By David Minsky
By Jen Mangham
By Bill Wisser
By Laine Doss
By Bill Wisser
By Dana De Greff
By Laine Doss
By Zachary Fagenson
Banish it, I say, along with removing plates before the entire party is done with a course -- that's just plain rude. Another good rule of thumb: Take away appetizers before attempting to serve main courses. Back at Two Chefs, the server moved my friend's salad while she was still clutching her knife and fork, set down her "rissotto," then pulled the knife reproachfully from her hand. "You have a clean one right there," he chided, pointing to the side of her dinner plate. "This one is dirty."
Finally, every waiter in an upscale establishment should learn how to sweep off a table. My mother was so annoyed by the amount of debris that had accumulated between courses at Grove Isle that she swept it into the center of the table herself so the server couldn't pretend not to notice it. He saw it all right -- he put our dish of banana-chocolate chip ice cream squarely on top of the pile to hide it.
"Would you like to see our dessert tray?"
How anybody could find a puddled mass of unrefrigerated desserts appealing is beyond me. But although the dessert tray should have gone the way of shoulder pads and big hair, especially here in steamy South Florida, it has managed to linger, even in places like the Armadillo Cafe in Davie. Worse, the trays there are kept so close to the open kitchen that it's only a matter of minutes before they begin to melt. It doesn't do justice to the pastries -- the slice of chocolate pecan pie with fresh whipped cream was delicious, exponentially better than the soggy mess it appeared to be on the platter.
But then, the Armadillo could do with some other updates as well. Butcher paper over the tablecloths (accompanied by little jars of crayons) isn't even faddish in coffeehouses any more.
As far as I'm concerned, "Don't ask, don't tell" isn't just for the military. First of all, not everyone answers honestly. (I usually don't, because in my position I don't want to draw attention to myself.) But if servers are going to insist -- "No, really, how is everything?" -- they should at least have the decency to absorb the answer without rationalizing it. At one tiny Cuban cafe called Black Beans and Rice, we were asked what we thought of the honey-garlic chicken cutlet. Too sweet, and tough, we told our server, whereupon she (1) suggested that perhaps we didn't like honey and shouldn't have ordered it in the first place, and then (2) blamed the chicken press, which had allegedly crushed her two-year-old's fingers to a bloody pulp just the day before.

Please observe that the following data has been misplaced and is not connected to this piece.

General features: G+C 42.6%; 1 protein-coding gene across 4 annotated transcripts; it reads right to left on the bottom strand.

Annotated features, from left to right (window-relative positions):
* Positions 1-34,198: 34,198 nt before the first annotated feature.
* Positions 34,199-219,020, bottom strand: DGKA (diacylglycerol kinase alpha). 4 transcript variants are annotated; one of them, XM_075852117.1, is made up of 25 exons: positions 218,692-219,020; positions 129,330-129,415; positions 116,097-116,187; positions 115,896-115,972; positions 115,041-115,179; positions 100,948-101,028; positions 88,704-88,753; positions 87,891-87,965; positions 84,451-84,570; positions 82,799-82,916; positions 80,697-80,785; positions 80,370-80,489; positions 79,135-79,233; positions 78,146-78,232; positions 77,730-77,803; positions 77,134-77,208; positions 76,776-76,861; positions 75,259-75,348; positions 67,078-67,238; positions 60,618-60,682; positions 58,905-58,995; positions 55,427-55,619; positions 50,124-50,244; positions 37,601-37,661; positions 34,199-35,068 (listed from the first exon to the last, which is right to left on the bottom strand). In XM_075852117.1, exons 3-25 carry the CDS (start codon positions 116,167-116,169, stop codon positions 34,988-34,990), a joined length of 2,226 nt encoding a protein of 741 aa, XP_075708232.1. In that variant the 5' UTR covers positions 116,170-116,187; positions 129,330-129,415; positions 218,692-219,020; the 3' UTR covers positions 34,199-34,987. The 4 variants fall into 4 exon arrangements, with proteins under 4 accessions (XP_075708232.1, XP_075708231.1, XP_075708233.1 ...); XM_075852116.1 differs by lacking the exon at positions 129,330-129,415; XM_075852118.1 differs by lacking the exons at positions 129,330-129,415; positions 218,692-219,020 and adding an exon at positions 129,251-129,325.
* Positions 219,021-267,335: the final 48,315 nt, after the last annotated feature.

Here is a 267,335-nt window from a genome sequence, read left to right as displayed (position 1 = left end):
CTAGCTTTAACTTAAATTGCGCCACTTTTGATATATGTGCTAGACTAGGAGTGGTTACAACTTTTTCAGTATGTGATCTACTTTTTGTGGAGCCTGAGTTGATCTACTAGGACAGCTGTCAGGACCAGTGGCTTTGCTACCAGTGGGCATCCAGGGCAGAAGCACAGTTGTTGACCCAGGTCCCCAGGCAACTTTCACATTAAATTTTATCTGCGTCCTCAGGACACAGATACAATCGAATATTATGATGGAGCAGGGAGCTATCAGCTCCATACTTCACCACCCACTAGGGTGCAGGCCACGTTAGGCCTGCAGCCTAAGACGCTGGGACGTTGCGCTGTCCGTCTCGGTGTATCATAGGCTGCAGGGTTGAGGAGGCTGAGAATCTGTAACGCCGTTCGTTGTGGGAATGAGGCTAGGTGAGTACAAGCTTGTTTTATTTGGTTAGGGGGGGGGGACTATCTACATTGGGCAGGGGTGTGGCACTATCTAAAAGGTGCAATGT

There are some things the diner simply doesn't want to know.
Better that the management unobtrusively attend to the customer's welfare throughout the meal: A positive experience is the only kind that induces a patron to return. Armadillo Cafe forgot that little fact when we dined there not long ago. In spite of our reservation, the hostess stuck us in the back banquet room, far removed in atmosphere from the vibrant, noisy dining room. Still, we didn't request a table change until the staff began preparing the rest of the room for a group of twenty.
"Is it going to be just one large party and us back here?" we asked our server.
"Yes," she answered, "but you'll be fine."
I begged to differ, and requested that we be moved to another table -- which is my prerogative. You'd have thought I'd asked for a complimentary bottle of Dom Perignon. After spending a half-hour at the bar, buying our own (delicious) watermelon margaritas, we were finally led to our new location.
"You'll probably think this is a bad table too, because it's near a door," the hostess tossed over her shoulder as she seated us. "But it's not."
Oh yeah? It's not a table I'd feel comfortable occupying again -- not as long as that sort of attitude comes with it.